9. Offer flexible work arrangements: Many businesses, from SMEs to corporates, have had to do this as a result of COVID, so some good has come out of it.
  10. Give employees autonomy in how they complete tasks.
  11. Offer career development opportunities.
  12. Provide challenging work assignments: Capitalise on employees’ skills and knowledge.

 

And Finally: Problem Employees? Problem Solved

Managing problem employees is a skill that comes with experience. As a quick recap, following these steps will equip you to resolve the situation:

  • Identify the causes of the problem.
  • Criticise the behaviour, not the person.
  • Be open to feedback.
  • Give clear directions.
  • Set down expectations and specific consequences.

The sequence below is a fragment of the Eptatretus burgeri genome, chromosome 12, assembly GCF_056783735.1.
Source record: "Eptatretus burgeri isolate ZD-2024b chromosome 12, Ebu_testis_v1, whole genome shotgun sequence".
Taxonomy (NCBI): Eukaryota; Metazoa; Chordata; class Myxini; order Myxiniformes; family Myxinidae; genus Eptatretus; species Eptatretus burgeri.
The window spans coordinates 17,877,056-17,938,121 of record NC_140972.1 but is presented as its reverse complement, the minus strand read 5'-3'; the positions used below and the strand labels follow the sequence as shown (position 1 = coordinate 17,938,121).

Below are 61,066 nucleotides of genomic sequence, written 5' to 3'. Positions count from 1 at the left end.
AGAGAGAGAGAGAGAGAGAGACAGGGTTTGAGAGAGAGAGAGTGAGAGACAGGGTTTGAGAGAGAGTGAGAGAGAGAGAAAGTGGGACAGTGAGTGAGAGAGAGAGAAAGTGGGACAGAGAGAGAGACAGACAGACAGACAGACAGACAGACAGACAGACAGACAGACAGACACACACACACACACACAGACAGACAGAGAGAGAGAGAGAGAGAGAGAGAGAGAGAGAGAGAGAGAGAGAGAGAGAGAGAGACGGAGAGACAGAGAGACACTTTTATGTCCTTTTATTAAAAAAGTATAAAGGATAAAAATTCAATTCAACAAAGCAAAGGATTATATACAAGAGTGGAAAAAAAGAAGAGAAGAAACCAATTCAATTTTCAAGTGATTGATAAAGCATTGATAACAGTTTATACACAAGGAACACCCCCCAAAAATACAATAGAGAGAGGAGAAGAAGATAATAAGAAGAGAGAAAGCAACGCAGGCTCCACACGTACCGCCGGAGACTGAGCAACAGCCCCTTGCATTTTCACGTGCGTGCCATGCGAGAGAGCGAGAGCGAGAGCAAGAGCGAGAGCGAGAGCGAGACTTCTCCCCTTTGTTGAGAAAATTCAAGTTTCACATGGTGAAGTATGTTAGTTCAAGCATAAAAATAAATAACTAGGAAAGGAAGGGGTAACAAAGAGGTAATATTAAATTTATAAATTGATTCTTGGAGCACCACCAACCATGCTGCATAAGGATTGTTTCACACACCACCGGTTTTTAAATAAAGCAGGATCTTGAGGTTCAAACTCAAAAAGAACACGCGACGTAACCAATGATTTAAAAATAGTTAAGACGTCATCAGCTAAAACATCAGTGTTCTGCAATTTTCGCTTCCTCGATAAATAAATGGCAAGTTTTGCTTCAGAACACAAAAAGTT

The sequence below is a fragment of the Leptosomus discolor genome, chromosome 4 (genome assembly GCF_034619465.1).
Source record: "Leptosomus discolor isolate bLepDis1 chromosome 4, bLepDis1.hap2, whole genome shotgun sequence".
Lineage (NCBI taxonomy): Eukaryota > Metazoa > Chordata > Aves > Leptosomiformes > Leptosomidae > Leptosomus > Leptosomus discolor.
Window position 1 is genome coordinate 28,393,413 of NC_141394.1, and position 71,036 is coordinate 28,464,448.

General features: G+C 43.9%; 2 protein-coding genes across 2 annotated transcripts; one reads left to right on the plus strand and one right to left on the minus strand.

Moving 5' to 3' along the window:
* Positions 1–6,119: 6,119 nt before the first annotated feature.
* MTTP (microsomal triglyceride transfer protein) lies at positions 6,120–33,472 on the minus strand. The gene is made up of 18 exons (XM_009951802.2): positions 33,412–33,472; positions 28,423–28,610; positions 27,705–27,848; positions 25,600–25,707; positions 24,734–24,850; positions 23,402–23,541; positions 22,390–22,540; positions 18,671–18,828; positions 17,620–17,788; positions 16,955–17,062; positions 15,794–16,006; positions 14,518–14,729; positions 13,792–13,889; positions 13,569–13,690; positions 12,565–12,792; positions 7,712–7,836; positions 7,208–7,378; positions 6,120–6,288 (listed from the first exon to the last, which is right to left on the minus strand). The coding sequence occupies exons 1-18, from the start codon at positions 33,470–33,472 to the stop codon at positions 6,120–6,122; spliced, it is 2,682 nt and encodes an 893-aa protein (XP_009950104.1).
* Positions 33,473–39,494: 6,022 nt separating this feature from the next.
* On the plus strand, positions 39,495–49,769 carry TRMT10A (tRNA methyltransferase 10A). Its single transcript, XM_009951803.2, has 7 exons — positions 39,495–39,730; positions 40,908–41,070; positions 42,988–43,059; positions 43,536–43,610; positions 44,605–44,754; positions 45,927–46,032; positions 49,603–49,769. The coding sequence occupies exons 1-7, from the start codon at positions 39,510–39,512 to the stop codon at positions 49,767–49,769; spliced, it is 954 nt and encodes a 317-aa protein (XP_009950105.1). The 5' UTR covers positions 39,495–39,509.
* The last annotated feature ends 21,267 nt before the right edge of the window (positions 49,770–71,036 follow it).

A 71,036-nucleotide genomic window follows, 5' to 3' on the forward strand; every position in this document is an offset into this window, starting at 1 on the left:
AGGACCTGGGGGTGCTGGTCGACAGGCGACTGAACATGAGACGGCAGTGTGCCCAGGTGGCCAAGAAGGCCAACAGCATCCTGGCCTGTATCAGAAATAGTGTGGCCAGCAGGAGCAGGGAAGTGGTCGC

• Monitor progress.
  • Plan ahead.
  • Stay calm and show respect.

There’s a lot of published advice on this. Amazon lists various books for dealing with problem employees. Gini Graham Scott’s A Survival Guide to Managing Employees from Hell sounds particularly interesting. It’s subtitled ‘Handling Idiots, Whiners, Slackers and Other Workplace Demons.’ We quoted earlier from Jim McCormick, author of The First Time Manager.  He uses the same kind of breezy language. You can also download various free PDFs on managing and motivating difficult employees.

As we said, it’s the employer’s responsibility to protect employees’ mental health. Mind offers free Guides to Wellness action plans, downloadable at mind.org.uk. ACAS also offers training courses and online guidance on supporting mental health at work, on its acas.og.uk website. And if you’re in the grocery industry, Grocery Aid offers a wealth of resources.

Managing problem employees can be hard, but there are clear ways to do it fairly. If they consistently fail to improve to your required standard, you will have to let them go. Be sure to follow the proper procedures, and you will protect your business and your reputation. And that’s definitely a good result.